Tag Archives: citizenship-based taxation

Tax, culture and how the USA uses #citizenshiptaxation to impose US culture (and penalties) on other countries

Civilizations and countries define themselves in part by their tax policies

In 1993 Samuel Huntington wrote “The Clash Of Civilizations“. His basic thesis is captured in the following paragraph from Foreign Affairs Magazine.

World politics is entering a new phase, and intellectuals have not hesitated to proliferate visions of what it will be-the end of history, the return of traditional rivalries between nation states, and the decline of the nation state from the conflicting pulls of tribalism and globalism, among others. Each of these visions catches aspects of the emerging reality. Yet they all miss a crucial, indeed a central, aspect of what global politics is likely to be in the coming years.

It is my hypothesis that the fundamental source of conflict in this new world will not be primarily ideological or primarily economic. The great divisions among humankind and the dominating source of conflict will be cultural. Nation states will remain the most powerful actors in world affairs, but the principal conflicts of global politics will occur between nations and groups of different civilizations. The clash of civilizations will dominate global politics. The fault lines between civilizations will be the battle lines of the future.

Tax policy and the possible “clash of civilizations”

To what extent does the insistence of the USA on imposing the Internal Revenue Code (“citizenship-based taxation”) on the citizen/residents of other countries, foreshadow a “clash of civilizations”?

This post was motivated by the article by Virginia La Torre Jeker which is referenced in the above tweet. It is an excellent discussion of how the Internal Revenue Code might (or might not) accommodate the reality of Sharia law. The post raises many questions and alerts practitioners to the challenges of applying the Internal Revenue Code to the lives of people whose culture is largely outside the United States. The post raises many “technical issues”. I expect there will further discussion of this issue on Virginia’s blog.

Taxation does NOT exist in a cultural vacuum. A country’s tax system reflects the counry’s cultural values. As the tax historian Charles Adams has noted, the rise and fall of civilizations can be linked to its tax policies. To impose the Internal Revenue Code on people who live outside the United States is to export U.S. cultural values and impose those values on other nations. The United States claims the right to impose the Internal Revenue Code on U.S. citizens who live outside the United States. The reality is that there are millions of people with no connection to the United States (other than a place of birth). U.S. citizenship is acquired automatically if one has the fortune (or misfortune depending on your point of view) of having been (as Bruce would sing) “Born In The USA!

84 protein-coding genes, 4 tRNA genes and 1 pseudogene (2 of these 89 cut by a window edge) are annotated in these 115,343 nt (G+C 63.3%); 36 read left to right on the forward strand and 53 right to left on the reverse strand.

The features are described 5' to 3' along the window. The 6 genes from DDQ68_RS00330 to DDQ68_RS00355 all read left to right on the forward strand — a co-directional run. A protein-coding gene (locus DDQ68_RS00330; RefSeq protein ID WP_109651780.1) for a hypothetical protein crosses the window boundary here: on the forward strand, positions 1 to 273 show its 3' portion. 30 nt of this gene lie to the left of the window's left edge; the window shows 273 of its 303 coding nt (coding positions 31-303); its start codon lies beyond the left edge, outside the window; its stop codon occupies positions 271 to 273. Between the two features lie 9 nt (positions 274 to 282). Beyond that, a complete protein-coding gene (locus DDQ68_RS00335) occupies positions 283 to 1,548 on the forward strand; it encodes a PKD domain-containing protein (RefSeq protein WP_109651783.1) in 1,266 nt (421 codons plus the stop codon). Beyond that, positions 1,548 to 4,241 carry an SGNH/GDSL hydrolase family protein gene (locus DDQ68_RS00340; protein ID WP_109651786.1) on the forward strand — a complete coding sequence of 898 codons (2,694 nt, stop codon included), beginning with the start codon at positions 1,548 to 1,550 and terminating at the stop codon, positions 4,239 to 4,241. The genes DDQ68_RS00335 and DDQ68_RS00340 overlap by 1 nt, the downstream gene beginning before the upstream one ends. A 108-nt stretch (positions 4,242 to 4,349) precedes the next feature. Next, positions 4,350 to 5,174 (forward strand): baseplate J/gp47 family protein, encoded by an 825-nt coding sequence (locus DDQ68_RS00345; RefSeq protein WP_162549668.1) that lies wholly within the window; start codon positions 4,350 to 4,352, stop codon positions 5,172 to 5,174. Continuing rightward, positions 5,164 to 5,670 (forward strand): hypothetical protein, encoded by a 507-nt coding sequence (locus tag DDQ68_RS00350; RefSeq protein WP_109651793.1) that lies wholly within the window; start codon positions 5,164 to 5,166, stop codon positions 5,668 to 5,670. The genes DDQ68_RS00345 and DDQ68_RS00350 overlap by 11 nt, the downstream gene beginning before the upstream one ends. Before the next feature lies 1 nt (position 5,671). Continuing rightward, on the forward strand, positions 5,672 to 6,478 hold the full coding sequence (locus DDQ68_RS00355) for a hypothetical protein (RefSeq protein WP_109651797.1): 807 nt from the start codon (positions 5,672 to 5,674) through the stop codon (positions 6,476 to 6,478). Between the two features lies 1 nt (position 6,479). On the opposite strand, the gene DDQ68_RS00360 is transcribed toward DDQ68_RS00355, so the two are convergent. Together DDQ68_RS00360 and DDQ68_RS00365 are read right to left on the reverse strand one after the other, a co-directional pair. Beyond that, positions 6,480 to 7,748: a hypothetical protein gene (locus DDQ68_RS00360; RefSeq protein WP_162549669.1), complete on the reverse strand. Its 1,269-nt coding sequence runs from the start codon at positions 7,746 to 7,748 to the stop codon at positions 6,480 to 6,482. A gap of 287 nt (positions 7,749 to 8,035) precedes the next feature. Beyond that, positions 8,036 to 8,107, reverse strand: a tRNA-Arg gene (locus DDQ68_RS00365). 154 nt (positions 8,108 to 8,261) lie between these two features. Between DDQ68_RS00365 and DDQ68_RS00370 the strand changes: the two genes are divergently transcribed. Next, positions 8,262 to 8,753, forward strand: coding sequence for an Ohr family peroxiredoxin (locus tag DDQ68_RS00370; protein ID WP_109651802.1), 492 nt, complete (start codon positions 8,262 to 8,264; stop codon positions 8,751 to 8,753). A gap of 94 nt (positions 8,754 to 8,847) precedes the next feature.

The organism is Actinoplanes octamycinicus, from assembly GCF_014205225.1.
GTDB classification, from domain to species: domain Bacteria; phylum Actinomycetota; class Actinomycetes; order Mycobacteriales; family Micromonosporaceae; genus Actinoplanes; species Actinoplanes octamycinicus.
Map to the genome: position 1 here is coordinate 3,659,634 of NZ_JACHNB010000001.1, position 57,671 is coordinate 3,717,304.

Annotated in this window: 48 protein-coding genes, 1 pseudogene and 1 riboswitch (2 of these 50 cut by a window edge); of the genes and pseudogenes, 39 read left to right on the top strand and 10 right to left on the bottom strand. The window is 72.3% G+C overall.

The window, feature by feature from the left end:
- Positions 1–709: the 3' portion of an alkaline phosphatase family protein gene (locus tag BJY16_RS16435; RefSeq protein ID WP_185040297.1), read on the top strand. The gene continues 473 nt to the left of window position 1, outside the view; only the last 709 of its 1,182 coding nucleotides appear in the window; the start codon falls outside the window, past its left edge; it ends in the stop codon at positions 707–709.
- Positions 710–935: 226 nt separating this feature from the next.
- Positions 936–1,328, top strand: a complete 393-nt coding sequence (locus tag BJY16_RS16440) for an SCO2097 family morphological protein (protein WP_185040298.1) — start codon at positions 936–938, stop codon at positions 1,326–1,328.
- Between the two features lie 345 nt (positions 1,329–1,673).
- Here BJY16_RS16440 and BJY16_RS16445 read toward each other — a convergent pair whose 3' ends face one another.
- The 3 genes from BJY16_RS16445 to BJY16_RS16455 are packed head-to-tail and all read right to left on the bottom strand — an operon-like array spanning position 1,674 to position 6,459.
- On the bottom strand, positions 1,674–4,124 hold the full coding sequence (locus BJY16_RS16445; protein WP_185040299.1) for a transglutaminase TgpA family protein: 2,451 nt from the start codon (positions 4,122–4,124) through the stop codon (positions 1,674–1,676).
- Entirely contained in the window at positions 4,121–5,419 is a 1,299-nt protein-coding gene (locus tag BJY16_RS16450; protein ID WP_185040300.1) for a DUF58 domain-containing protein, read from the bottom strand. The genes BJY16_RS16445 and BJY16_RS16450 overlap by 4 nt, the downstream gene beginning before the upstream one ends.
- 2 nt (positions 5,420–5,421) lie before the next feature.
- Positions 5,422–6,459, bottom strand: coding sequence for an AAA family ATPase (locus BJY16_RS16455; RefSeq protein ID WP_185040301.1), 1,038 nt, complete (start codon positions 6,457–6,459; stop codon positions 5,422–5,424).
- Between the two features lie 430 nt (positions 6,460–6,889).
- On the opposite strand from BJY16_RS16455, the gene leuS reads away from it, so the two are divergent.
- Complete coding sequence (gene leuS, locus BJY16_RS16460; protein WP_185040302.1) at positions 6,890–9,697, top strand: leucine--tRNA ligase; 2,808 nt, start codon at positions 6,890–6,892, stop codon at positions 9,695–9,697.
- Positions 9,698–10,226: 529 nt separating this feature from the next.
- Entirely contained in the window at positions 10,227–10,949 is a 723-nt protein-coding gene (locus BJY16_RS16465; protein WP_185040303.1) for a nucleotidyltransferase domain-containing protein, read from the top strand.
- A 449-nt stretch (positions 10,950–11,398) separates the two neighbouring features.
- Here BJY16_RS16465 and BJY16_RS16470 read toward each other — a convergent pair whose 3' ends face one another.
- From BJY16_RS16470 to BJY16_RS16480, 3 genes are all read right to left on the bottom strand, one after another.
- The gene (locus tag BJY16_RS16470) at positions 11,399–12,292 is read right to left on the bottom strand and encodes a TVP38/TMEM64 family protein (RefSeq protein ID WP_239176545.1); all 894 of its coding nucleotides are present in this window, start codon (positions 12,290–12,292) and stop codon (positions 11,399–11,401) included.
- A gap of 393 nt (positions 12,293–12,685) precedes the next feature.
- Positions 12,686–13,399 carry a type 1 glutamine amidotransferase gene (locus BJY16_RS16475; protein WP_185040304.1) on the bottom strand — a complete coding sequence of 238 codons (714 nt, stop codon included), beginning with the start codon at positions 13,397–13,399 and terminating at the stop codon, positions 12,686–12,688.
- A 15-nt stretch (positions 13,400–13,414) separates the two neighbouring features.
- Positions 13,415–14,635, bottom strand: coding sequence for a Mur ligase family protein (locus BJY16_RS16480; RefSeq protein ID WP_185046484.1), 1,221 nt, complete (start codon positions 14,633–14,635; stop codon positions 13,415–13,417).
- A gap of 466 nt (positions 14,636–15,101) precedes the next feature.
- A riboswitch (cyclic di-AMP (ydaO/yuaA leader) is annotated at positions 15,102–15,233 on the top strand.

FATCA and the tax compliance industry are working hard to identify those who may be U.S. citizens and do NOT live in the United States. What the United States views as a good source of tax revenue should be seen more broadly. Leaving aside basic issues of fairness, to impose U.S. taxation (according to U.S. rules/cultural values) on the residents of other countries, is sure to create problems. As part of tax reform, the United States must stop imposing the Internal Revenue Code on people who are NOT residents of the United States!

The following “Storification” is an attempt to explain the problem from an “outside the USA” perspective …

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Wisdom of “Three Monkeys” explains why: Although there is little support for “citizenship-based taxation” repeal is difficult

The uniquely American practice of “imposing direct taxation on the citizen/residents of other nations” (“citizenship-based taxation”) has NO identifiable group of supporters (with the exception of a few academics who have never experienced it and do not understand it).

The Uniquely American practice of imposing direct taxation on the citizen/residents of other nations has large numbers of opponents (every person and/or entity affected by it). In addition to the submissions of Jackie Bugnion, “American Citizens Abroad“, “Democrats Abroad“, Bernard Schneider there is significant opposition found in the submissions of a large number of individuals. It is highly probable that the submissions come from those who are attempting compliance with the U.S. tax system.

The “imposition of direct taxation” on the “citizen/residents of other nations” evolved from “citizenship-based taxation”. “Citizenship-based taxation” was originally conceived as a “punishment” for those who attempted to leave the United States and avoid the Civil War. I repeat, it’s origins are rooted in PUNISHMENT and PENALTY and not as sound tax policy.